Millions — perhaps even billions — of people around the world run on caffeine daily, but what if their households could too? A renewable biofuel made from ground coffee beans has been years in the making, and according to The Telegraph it's slated to hit the UK market this summer.
The product, called Bio-bean, was developed by an architecture student and is intended to be used in wood-burning stoves in place of wood or coal; it's said to be roughly half the price of either of those more traditional fuels. Unfortunately (or fortunately?), burning Bio-bean won't make your house smell like Starbucks: To make the product, "The grounds are stripped of oil and packed together to form small bricks, which do not release an aroma when burnt."
The heyday of restaurants profiting off used fryer oil seems to be over, as the falling price of crude oil means biofuels are no longer an attractive option to power vehicles — but alternative sources to power homes are still cost-beneficial, not to mention that whole issue of conserving fossil fuels. And it's not just consumers that can benefit: Coffee companies are now saving money by working with the London-based company; instead of paying to have their spent grounds carted off to landfills, Bio-bean takes the waste off their hands and turns it into fuel.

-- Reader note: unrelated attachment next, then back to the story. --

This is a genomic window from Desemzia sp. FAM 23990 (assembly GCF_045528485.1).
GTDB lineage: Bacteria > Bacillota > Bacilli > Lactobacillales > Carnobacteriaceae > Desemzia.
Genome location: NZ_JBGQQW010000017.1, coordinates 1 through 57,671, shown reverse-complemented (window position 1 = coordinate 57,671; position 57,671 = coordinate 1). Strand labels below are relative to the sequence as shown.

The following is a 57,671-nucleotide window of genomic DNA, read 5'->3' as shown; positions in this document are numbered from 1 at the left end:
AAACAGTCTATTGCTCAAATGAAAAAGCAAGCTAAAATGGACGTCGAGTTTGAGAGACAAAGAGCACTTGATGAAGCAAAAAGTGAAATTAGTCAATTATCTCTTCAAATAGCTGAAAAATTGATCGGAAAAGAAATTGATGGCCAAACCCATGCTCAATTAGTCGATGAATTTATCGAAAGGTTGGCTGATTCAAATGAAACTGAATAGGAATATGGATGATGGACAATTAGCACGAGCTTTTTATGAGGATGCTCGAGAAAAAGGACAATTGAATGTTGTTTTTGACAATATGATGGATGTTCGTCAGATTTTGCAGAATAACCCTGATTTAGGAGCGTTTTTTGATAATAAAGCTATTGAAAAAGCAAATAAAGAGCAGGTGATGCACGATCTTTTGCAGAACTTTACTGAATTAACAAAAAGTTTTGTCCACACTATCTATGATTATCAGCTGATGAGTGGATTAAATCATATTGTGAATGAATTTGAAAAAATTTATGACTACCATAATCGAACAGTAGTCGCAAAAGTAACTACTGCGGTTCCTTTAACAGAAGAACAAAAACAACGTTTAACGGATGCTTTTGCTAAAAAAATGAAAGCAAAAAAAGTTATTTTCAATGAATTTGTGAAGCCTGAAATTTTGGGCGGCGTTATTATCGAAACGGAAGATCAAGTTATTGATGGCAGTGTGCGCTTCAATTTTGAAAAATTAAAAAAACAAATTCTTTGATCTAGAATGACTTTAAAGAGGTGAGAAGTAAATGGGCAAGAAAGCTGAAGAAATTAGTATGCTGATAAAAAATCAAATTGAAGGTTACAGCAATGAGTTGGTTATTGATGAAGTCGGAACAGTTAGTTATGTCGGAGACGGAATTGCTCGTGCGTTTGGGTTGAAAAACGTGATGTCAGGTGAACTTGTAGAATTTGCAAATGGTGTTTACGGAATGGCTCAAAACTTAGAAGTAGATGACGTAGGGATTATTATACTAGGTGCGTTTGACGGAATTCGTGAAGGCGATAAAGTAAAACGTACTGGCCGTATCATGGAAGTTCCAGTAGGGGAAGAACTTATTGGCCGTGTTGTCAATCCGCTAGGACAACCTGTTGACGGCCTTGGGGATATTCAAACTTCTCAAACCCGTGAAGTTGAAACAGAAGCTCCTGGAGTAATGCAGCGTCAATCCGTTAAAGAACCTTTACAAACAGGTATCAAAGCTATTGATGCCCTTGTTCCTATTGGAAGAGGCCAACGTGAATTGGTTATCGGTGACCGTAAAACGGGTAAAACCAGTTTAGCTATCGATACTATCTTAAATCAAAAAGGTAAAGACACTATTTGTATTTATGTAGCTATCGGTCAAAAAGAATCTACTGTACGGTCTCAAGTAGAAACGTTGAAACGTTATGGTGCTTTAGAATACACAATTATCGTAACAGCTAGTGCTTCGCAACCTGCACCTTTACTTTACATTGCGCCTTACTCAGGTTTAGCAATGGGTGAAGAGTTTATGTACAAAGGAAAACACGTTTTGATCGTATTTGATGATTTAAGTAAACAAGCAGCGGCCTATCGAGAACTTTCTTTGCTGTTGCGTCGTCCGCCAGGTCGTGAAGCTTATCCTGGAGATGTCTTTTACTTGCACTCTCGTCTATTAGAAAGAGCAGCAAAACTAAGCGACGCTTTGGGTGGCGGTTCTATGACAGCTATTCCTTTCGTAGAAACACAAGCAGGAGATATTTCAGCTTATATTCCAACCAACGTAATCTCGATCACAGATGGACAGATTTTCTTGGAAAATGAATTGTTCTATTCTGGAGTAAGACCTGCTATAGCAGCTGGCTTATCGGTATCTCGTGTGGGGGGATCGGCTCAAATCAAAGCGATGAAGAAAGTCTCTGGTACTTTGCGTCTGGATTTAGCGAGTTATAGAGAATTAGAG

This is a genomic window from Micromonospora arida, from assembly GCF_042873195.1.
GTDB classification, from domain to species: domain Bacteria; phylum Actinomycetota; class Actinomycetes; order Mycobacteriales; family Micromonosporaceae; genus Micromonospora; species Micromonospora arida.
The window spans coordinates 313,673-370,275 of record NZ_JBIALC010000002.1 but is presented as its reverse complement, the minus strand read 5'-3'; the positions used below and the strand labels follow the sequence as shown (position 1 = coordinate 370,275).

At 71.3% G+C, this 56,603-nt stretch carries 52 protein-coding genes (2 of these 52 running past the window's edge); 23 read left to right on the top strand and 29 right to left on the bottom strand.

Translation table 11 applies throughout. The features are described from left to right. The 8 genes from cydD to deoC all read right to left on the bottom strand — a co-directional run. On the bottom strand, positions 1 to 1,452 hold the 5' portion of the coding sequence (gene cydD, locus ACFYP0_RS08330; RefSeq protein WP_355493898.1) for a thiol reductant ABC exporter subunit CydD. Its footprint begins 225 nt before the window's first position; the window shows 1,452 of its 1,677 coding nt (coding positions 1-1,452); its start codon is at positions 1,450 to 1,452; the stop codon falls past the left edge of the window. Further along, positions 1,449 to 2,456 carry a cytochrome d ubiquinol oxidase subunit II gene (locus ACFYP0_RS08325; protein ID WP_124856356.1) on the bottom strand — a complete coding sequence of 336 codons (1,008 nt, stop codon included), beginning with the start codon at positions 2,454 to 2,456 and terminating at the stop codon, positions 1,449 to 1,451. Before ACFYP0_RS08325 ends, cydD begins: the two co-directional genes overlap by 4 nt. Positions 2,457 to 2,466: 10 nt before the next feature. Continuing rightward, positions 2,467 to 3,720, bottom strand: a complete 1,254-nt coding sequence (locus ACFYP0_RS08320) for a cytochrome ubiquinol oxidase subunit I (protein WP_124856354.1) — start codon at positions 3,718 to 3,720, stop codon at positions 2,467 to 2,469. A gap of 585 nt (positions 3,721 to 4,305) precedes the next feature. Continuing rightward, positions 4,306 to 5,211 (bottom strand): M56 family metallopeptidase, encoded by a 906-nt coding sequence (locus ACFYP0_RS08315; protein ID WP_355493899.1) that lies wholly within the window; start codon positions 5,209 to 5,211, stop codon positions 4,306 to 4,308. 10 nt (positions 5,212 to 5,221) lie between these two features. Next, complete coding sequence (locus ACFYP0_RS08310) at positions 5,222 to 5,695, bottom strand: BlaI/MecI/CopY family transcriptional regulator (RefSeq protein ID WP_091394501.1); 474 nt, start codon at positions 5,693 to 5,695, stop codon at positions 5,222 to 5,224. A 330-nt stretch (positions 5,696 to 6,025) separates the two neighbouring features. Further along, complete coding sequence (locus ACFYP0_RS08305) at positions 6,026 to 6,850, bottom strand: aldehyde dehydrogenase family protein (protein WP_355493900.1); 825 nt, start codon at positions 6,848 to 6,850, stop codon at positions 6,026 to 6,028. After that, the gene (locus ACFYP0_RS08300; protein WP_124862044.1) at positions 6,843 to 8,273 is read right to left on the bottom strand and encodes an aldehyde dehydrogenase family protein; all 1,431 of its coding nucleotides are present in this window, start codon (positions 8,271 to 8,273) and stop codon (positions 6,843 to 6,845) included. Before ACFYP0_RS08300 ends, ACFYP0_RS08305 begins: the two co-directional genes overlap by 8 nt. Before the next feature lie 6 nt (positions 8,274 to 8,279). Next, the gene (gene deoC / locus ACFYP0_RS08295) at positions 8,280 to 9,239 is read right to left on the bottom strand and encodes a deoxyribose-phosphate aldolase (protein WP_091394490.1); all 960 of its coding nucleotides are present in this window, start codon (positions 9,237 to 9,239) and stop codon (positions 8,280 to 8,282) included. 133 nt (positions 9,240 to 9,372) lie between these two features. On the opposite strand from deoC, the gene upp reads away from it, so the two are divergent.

Bio-bean isn't the only company attempting to take on sustainability by turning food waste into something useful: Small startups are turning ugly produce into juice and spent grains from the beer-making process into bread.